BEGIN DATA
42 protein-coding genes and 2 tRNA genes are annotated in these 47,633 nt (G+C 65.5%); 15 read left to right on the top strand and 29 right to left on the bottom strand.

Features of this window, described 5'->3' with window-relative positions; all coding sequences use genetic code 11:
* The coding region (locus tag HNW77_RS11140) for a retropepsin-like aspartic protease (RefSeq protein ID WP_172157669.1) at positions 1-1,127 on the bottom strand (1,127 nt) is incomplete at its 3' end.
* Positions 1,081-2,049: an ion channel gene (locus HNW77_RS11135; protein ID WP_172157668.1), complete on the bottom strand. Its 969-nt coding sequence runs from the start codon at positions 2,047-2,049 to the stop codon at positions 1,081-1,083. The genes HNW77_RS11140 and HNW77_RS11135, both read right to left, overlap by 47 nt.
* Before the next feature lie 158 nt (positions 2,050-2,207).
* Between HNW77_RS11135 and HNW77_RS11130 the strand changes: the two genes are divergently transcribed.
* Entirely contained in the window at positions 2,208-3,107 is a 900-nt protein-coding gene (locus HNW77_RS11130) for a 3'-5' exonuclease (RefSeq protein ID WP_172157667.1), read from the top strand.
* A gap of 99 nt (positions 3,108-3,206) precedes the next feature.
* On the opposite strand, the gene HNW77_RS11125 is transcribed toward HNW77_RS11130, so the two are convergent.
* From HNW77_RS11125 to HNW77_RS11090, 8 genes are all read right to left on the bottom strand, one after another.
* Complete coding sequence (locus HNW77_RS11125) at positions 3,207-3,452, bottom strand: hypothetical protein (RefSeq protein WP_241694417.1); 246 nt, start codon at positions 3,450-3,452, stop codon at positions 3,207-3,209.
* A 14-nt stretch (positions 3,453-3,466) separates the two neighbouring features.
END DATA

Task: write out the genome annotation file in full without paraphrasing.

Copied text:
42 protein-coding genes and 2 tRNA genes are annotated in these 47,633 nt (G+C 65.5%); 15 read left to right on the top strand and 29 right to left on the bottom strand.

Features of this window, described 5'->3' with window-relative positions; all coding sequences use genetic code 11:
* The coding region (locus tag HNW77_RS11140) for a retropepsin-like aspartic protease (RefSeq protein ID WP_172157669.1) at positions 1-1,127 on the bottom strand (1,127 nt) is incomplete at its 3' end.
* Positions 1,081-2,049: an ion channel gene (locus HNW77_RS11135; protein ID WP_172157668.1), complete on the bottom strand. Its 969-nt coding sequence runs from the start codon at positions 2,047-2,049 to the stop codon at positions 1,081-1,083. The genes HNW77_RS11140 and HNW77_RS11135, both read right to left, overlap by 47 nt.
* Before the next feature lie 158 nt (positions 2,050-2,207).
* Between HNW77_RS11135 and HNW77_RS11130 the strand changes: the two genes are divergently transcribed.
* Entirely contained in the window at positions 2,208-3,107 is a 900-nt protein-coding gene (locus HNW77_RS11130) for a 3'-5' exonuclease (RefSeq protein ID WP_172157667.1), read from the top strand.
* A gap of 99 nt (positions 3,108-3,206) precedes the next feature.
* On the opposite strand, the gene HNW77_RS11125 is transcribed toward HNW77_RS11130, so the two are convergent.
* From HNW77_RS11125 to HNW77_RS11090, 8 genes are all read right to left on the bottom strand, one after another.
* Complete coding sequence (locus HNW77_RS11125) at positions 3,207-3,452, bottom strand: hypothetical protein (RefSeq protein WP_241694417.1); 246 nt, start codon at positions 3,450-3,452, stop codon at positions 3,207-3,209.
* A 14-nt stretch (positions 3,453-3,466) separates the two neighbouring features.